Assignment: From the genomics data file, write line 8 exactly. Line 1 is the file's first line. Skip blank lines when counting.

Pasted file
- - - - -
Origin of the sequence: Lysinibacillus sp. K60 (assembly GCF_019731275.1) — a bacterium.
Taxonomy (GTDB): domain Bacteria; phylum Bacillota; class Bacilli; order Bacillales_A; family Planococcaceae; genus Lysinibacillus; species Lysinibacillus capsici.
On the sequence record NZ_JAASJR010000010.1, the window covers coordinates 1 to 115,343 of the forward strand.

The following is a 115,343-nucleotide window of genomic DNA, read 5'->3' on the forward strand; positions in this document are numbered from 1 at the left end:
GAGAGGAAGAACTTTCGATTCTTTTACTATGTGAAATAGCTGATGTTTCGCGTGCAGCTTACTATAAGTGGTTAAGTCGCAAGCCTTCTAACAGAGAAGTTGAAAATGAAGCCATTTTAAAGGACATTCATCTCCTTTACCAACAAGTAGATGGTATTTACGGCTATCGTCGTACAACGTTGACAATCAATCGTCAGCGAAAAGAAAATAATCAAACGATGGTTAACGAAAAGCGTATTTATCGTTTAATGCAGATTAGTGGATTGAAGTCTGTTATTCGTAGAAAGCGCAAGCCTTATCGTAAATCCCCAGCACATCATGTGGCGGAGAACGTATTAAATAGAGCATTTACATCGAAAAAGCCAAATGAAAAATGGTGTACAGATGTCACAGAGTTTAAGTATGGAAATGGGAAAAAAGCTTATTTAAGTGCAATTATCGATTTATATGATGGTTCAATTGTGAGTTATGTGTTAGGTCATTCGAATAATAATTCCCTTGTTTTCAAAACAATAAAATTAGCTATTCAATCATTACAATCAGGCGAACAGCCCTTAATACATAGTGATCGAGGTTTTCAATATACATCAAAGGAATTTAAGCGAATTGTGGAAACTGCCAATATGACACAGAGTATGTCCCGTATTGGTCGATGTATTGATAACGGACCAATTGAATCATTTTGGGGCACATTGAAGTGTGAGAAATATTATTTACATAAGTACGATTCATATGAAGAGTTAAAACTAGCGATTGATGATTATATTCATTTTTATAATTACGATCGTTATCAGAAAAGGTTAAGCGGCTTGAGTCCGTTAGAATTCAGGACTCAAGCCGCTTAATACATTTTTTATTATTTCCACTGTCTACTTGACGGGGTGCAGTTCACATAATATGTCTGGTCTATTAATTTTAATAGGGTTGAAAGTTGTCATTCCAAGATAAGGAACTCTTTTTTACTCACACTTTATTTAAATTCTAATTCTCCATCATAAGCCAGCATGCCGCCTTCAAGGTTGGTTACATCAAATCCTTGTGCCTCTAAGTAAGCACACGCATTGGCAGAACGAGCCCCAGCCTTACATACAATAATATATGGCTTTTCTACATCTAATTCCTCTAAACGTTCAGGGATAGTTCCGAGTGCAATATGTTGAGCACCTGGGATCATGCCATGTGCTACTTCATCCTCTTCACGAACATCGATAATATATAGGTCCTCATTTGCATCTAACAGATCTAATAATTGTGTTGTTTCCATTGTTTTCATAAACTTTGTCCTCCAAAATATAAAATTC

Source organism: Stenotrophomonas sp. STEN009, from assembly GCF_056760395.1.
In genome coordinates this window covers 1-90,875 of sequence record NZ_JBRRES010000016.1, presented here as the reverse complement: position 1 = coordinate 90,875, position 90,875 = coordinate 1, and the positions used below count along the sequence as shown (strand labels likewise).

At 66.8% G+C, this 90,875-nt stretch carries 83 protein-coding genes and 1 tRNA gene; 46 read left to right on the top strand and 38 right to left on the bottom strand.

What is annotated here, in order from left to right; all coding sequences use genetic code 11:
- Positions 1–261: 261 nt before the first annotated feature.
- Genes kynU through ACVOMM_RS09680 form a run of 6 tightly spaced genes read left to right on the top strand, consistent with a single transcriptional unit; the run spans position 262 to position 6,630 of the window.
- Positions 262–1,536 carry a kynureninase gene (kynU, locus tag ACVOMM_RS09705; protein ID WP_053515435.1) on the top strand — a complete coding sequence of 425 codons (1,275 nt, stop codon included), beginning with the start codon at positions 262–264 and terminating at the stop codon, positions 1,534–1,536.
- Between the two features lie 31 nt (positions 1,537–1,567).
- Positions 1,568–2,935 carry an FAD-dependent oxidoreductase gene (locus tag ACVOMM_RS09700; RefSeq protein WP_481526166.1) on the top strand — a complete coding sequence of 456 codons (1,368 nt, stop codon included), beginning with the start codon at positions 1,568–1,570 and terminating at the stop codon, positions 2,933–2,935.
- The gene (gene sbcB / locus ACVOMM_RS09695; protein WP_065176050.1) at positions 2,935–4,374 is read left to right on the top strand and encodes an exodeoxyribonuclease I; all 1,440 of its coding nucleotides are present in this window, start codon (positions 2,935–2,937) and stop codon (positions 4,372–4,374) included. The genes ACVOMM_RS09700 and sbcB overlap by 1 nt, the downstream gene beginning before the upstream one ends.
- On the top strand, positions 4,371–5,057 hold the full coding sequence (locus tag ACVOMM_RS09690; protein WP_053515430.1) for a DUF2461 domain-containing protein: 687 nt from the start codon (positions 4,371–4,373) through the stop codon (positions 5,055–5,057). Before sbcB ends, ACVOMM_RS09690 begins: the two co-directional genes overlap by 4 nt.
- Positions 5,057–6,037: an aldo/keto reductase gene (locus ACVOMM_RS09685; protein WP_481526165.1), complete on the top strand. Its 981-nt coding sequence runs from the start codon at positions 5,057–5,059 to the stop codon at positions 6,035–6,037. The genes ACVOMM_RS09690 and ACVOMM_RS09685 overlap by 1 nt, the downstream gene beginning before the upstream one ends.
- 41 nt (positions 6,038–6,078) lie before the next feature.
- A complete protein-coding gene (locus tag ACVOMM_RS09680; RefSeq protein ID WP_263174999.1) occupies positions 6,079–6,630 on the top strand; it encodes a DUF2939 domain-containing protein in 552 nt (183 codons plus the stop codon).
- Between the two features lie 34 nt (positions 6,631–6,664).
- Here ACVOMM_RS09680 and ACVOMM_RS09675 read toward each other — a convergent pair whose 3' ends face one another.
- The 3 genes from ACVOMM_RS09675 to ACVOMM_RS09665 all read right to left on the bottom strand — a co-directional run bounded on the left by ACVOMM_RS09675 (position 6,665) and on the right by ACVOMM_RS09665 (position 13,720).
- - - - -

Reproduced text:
At 66.8% G+C, this 90,875-nt stretch carries 83 protein-coding genes and 1 tRNA gene; 46 read left to right on the top strand and 38 right to left on the bottom strand.